I’ve never been a huge fan of group projects in class, but it’s only recently that I’ve realized how far I am from being the only one. At first, I thought professors who assigned projects in groups were trying to help us step away from high school safety nets, to shake off that social awkwardness we now know is permanent. It made sense freshman year, so I begrudgingly participated, assuming each one would be my last.
Yet, after six more semesters, with less than one to go, I’ve already given one group presentation and am looking at more group assignments lined up for the upcoming months, including a final, twelve-page paper. And that’s just for one class.
As a college student for over three and a half years, I’m used to having to juggle different professors’ teaching methods, as well as temperaments, at the same time. While this has actually been an unforeseen benefit–enjoyment even–of attending school, I’ve never understood their reasoning behind insisting we, the students, facilitate our work through group settings.
My deepening intolerance for group projects doesn’t stem from being forced to meet and work with new people–these are opportunities I’ve also found wonderful about college–but rather in their static ineffectiveness.
I get that these presentations are supposed to help us practice public speaking, that these projects should teach us to collaborate and cooperate. But how much practice do we need before it becomes apparent that the results are starting to look the same?
I’m talking about the typical team players (the reluctant leader, the uncommunicative slacker), the half-assed information gathering (answering your own questions), the clunky PowerPoint presentations (“Which slides am I again?”), with which each group project seem ridden. Sure, these generally still lead to getting the job done, but it’s also one we eagerly forget about before the grades are in.
Perhaps the most difficult aspect of group assignments is our dire attempts to find a collective time to meet. In my experience, meeting with all members at once is not standard, and, instead, we settle for e-mail correspondence and Facebook messaging, thereby compromising the initial purpose for communication.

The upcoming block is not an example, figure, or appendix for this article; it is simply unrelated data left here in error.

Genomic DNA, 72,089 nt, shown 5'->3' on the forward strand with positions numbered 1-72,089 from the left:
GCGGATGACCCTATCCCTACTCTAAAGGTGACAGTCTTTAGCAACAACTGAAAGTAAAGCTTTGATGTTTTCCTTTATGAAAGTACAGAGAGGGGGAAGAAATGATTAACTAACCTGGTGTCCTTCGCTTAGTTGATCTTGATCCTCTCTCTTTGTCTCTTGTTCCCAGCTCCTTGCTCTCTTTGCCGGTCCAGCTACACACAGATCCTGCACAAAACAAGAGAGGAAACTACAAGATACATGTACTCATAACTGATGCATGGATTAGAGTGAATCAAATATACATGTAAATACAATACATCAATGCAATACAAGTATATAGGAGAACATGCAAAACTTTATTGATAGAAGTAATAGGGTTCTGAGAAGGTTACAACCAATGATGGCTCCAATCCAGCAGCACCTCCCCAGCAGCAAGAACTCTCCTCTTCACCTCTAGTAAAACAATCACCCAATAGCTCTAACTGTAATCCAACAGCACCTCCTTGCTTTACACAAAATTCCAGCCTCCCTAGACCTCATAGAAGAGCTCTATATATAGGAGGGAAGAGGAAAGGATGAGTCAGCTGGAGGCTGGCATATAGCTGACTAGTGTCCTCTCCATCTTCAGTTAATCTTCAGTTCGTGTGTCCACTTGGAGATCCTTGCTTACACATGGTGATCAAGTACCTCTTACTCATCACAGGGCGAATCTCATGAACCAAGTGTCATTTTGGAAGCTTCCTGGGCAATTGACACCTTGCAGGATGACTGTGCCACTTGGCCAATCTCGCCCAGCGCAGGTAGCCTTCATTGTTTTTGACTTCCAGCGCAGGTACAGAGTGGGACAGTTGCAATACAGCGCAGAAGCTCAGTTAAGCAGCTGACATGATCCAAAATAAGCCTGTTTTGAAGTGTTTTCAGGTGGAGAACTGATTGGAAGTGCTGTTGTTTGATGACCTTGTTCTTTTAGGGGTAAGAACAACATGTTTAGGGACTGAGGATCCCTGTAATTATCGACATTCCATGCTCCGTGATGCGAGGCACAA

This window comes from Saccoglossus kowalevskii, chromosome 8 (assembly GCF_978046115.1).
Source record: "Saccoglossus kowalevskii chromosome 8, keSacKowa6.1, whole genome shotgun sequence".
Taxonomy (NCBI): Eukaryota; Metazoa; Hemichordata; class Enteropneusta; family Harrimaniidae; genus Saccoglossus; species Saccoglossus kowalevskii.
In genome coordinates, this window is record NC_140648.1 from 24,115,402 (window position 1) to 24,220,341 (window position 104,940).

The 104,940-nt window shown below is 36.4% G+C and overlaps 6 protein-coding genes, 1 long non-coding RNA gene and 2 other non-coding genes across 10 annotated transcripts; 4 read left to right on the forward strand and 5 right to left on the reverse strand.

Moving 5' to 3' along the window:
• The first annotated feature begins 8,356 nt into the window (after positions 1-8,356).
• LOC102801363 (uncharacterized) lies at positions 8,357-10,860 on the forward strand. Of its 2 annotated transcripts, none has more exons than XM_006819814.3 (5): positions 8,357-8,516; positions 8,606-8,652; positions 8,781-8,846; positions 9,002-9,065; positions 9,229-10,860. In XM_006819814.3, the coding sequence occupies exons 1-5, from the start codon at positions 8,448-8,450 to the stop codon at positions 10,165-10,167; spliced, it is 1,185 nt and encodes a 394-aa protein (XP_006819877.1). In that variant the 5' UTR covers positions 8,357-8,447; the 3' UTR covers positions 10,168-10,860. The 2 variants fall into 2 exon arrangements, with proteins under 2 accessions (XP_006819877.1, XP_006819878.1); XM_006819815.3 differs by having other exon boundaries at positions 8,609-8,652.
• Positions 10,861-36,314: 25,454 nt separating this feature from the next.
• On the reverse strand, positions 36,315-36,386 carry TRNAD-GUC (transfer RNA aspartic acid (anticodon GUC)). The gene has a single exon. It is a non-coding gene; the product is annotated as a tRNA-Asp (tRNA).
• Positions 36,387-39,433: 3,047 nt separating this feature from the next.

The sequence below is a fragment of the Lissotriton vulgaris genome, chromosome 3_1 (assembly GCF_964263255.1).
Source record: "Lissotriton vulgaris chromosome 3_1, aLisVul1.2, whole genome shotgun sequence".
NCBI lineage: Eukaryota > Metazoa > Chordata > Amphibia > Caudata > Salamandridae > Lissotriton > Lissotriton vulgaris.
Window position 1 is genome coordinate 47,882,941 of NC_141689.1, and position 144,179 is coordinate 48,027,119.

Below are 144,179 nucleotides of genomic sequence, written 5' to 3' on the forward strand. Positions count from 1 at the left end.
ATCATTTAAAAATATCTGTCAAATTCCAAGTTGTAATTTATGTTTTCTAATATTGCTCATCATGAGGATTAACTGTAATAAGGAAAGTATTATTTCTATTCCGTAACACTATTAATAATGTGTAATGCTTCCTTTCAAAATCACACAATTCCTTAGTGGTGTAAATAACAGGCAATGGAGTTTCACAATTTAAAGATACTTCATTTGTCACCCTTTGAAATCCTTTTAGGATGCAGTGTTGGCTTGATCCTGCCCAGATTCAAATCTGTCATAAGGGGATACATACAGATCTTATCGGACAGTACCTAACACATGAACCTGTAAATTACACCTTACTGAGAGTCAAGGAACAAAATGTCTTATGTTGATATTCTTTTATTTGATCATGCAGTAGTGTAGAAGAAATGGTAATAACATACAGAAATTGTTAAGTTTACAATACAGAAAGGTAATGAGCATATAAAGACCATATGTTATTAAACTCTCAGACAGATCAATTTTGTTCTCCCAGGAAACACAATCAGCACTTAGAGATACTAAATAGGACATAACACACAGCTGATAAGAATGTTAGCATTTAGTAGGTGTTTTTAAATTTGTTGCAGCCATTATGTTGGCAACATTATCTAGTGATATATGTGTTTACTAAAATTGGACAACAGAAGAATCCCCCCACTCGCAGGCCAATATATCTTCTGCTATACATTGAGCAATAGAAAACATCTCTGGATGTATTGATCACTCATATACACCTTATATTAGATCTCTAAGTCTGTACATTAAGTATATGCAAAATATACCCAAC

In her insightful, New York Times bestseller “Quiet,” author/journalist Susan Cain argues that our society’s growing preference for group efforts is stifling the creative minds of its members. Although “Quiet” is aimed to enlighten about the qualities of under appreciated introverts at a time when we harbor Cain’s self-coined Extrovert Ideal–that is, “the omnipresent belief that the ideal self is gregarious, alpha, and comfortable in the spotlight”–the book discusses the effects that frequent collaboration can have on every one of us.
What Cain refers to as the New Groupthink is a contemporary idea that “elevates teamwork above all else,” and is widely practiced not only in workplaces, but in schools as well.
“In many elementary schools,” Cain explains, “the traditional rows of seats facing the teacher have been replaced with ‘pods’ of four or more desks pushed together to facilitate countless group learning activities.” This, she says, is even the norm for subjects like math and creative writing, which I remember being strictly dependent on my individual efforts.
Cain also cites a 2002 nationwide survey of more than 1,200 fourth and eighth-grade teachers, where results concluded that only “35 percent of fourth-grade and 29 percent of eighth-grade teachers spend more than half their classroom time on traditional instruction.” In addition, she explains that small-group learning is becoming even more preferred by younger teachers, suggesting this New Groupthink will only continue to rise.
Where this affects us as college students is in the intent of group work to ready us for an increasingly business-oriented workplace, where, as the New Groupthink describes, the essential skills are inherently based on working in teams.
As a public Manhattan school fifth-grade teacher explained to Cain, “This style of teaching reflects the business community, where people’s respect for others is based on their verbal abilities, not their originality or insight. You have to be someone who speaks well and calls attention to yourself. It’s an elitism based on something other than merit.”
Well, unfortunately for me it seems, Oneonta hasn’t taught me to speak especially well or call much attention to myself, despite the amount of group projects I’ve had to do.
As a happily content introvert however, I’ve never felt it absolutely necessary to perfect either of these skills. Don’t get me wrong, I live for face-to-face conversations and am proud of the different types of work I present, but I’m also a music industry major and I have never planned on seeking out opportunities that thrive on disallowing any personal touches.
While extroversion is a great quality to have and must always remain a balance to introversion, the fact is that outspoken people are leading the rest of us to a society where space for thinking and time for patience is becoming much narrower.
“Quiet” explains that influential introverts, from Charles Darwin, to Rosa Parks, to Steve Wozniak (of Apple), have, when been allowed an extended concentration of solitude, proven to be great leaders in their own right.
While we’re old enough to participate in group projects without losing any sort of ourselves, the outlook for future students doesn’t appear as optimistic.
If young minds are forced to continuously blend with each other, how can anyone really be expected to think for his or herself?